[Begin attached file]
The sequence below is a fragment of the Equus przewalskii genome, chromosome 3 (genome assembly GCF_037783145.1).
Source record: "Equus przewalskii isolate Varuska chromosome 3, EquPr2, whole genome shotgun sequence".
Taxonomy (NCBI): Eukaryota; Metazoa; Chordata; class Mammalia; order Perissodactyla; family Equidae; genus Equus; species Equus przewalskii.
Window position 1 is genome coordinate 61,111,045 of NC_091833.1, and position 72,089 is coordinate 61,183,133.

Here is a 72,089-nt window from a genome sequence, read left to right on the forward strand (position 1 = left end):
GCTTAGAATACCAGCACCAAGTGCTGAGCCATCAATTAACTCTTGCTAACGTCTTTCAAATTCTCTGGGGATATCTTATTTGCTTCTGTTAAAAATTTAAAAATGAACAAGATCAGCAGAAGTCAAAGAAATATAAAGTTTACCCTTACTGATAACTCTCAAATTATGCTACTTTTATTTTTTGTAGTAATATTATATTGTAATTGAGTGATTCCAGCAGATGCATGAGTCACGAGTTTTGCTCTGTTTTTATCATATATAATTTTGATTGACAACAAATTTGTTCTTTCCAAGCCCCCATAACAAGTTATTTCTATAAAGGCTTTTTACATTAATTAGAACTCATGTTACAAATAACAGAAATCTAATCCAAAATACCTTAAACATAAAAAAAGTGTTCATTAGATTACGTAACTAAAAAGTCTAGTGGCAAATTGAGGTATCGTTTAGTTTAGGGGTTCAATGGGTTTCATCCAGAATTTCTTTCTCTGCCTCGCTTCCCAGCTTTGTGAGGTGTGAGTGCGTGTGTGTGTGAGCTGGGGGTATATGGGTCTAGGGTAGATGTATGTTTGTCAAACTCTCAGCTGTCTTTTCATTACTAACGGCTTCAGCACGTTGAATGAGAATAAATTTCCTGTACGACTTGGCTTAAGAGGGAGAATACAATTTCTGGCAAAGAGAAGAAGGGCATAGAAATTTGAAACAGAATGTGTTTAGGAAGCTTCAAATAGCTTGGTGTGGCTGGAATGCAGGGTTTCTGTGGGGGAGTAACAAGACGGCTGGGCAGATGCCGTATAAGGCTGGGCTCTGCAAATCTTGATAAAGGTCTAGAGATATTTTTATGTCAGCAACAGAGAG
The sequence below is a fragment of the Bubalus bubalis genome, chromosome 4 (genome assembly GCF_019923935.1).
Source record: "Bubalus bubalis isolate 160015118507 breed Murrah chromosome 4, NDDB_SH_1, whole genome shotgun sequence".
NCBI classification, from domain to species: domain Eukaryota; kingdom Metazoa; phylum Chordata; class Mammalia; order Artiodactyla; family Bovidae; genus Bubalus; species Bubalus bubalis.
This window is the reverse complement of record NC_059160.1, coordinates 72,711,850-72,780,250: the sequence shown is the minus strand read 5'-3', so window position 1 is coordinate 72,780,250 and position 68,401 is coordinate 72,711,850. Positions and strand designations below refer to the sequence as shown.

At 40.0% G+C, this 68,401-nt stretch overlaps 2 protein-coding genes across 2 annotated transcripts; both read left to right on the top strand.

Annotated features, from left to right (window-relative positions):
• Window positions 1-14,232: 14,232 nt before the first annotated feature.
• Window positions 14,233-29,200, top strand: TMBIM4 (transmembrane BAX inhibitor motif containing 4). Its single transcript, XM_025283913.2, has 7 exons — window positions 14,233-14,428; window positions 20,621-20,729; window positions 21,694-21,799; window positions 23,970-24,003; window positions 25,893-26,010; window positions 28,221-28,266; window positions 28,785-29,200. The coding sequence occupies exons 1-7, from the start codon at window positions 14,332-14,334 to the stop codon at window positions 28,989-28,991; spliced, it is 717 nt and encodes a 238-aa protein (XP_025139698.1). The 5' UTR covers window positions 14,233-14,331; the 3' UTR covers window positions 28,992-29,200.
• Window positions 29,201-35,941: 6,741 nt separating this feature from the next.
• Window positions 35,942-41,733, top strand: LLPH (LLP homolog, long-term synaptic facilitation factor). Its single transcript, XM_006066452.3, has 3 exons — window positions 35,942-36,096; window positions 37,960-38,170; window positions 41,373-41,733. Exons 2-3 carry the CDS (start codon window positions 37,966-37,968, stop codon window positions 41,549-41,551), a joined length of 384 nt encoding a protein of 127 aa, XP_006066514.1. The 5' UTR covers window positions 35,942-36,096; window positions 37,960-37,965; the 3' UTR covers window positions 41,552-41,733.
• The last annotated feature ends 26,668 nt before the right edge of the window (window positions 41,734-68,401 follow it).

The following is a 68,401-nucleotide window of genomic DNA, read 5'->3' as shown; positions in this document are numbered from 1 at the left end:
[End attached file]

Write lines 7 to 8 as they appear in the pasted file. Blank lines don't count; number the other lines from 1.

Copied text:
The sequence below is a fragment of the Bubalus bubalis genome, chromosome 4 (genome assembly GCF_019923935.1).
Source record: "Bubalus bubalis isolate 160015118507 breed Murrah chromosome 4, NDDB_SH_1, whole genome shotgun sequence".